In lieu of an abstract, here is a brief excerpt of the content:

  • Terrorism
  • Jonathan Schanzer (bio)


In 1995, Victor LeVine of Washington University in St. Louis penned an article in the journal Terrorism and Political Violence on the "logomachy" of terrorism.1 A logomachy is a "dispute about or concerning words", and no word has sparked more dispute in recent years than "terrorism". The definitional debate has only increased in the years after the September 11, 2001 attacks, as the field of terrorism studies has grown. Yet, an unanimously agreed-upon, meaningful, and universal definition of the act remains elusive.

One element of this debate derives from the question of whether it is important to classify terror as coming from above or below.2 This traces back to a theory articulated in 1964 by Thomas Perry Thornton, which states that one must distinguish between enforcement terror (launched by those in power) and agitational terror (carried out by those who aspire to power).3

The logomachy continues in academia, in the U.S. government, and in capitals around the world. Yet, nowhere is the debate over enforcement terror and agitational terror more pronounced than in the Palestinian-Israeli conflict. The Israeli definition of terrorism, perhaps not surprisingly, clashes with that of the terrorist organization Hamas, but also the more pragmatic Palestinian Authority. The United States definition tracks with that of Israel, which has tipped the balance in Israel's favor. However, the debate is far from settled.


Israel, a country founded in 1948 against the objection of the entire Arab world, has suffered from terrorist attacks since its founding. For more than 70 years, the Israelis have had to endure this challenge and have adapted to [End Page 52] the problem on a military and even societal level. Children from a young age are sensitized to suspicious packages, the location of the nearest bomb shelter, and emergency procedures in the event of a terrorist attack. The Jewish state conscripts every able-bodied man and woman into the Israel Defense Force, which over the years has evolved to fight terrorism as much as traditional military threats. As my colleague Clifford May, the president and founder of Foundation for Defense of Democracies, often says, Israel is the best place to study the problem of terrorism. "If you want to study tornadoes, go to Kansas. If you want to study tropical diseases, go to Central Africa. If you want to study terrorism, go to Israel."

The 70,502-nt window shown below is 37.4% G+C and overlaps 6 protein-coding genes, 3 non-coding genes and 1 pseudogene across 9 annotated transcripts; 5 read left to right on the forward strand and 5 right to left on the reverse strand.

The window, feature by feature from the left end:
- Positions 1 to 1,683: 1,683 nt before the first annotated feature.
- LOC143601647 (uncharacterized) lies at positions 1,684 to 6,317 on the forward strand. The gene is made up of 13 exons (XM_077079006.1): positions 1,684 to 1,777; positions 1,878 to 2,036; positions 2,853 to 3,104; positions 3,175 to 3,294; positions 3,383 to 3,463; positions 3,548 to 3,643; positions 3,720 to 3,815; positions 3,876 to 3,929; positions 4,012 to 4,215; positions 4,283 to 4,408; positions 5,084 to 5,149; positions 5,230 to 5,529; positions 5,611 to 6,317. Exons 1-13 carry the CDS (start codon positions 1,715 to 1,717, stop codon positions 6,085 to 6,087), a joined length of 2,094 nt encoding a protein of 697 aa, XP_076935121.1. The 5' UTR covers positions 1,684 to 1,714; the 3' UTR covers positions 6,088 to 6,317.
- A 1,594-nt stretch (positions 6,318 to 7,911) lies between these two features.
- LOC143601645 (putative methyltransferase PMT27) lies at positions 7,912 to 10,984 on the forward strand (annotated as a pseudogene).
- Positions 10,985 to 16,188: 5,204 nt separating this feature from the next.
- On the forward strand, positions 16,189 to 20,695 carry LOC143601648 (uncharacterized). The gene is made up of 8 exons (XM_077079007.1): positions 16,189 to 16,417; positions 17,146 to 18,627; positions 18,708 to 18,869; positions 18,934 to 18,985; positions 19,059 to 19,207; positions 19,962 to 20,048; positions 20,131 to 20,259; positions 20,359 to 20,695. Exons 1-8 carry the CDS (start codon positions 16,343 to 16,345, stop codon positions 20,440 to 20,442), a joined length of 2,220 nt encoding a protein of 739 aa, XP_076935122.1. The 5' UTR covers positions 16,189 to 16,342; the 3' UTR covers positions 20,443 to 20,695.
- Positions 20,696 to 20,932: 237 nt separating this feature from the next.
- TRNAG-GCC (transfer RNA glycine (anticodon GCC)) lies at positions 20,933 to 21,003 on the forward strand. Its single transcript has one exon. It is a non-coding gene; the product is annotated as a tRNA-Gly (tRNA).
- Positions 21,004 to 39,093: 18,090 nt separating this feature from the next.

After years of fending off Palestinian terrorist attacks, both at home and abroad, the Israelis have pioneered new methods to counter terrorism, from advanced drone and urban warfare strategies to high-tech anti-rocket and anti-commando tunnel solutions. The Israelis have even included cyber in their arsenal of counter-terrorism tools. Yet, the Israeli definition of terrorism lacks a similar cutting edge.

Israeli law is cumbersome in this regard. It defines a "terrorist action" as an action: driven by a political, religious, or ideological motive; carried out with the goal of instilling in the public fear or anxiety, or of forcing the Israeli government or another government from taking certain actions; or an actual act or a real threat to inflict severe harm. Harm is defined as impact on: a person's body or liberty; public security or health; property, including religious sites, burial places, and religious paraphernalia; or infrastructure, public systems, or essential services, or the state economy or environment.4

Israeli law allows the Minister of Defense to declare an association as a "terrorist organization" if it is: perpetrating or intentionally promoting the perpetration of terrorist acts; conducting training or providing guidance for executing terrorist acts; engaging in a transaction involving a weapon with the goal of perpetrating terrorist acts; or assisting or acting with the goal of advancing the activities of such a group.5

Thus, Israel has adopted a definition of terrorism that targets agitational terrorism. This is no surprise, given the terrorist threats that it faces. Its challenge, apart from combating terrorism, is fighting those in the public domain who seek to legitimize the terrorist groups that attack the Jewish state. The definition of terrorism in this context is often another...


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pp. 52-61
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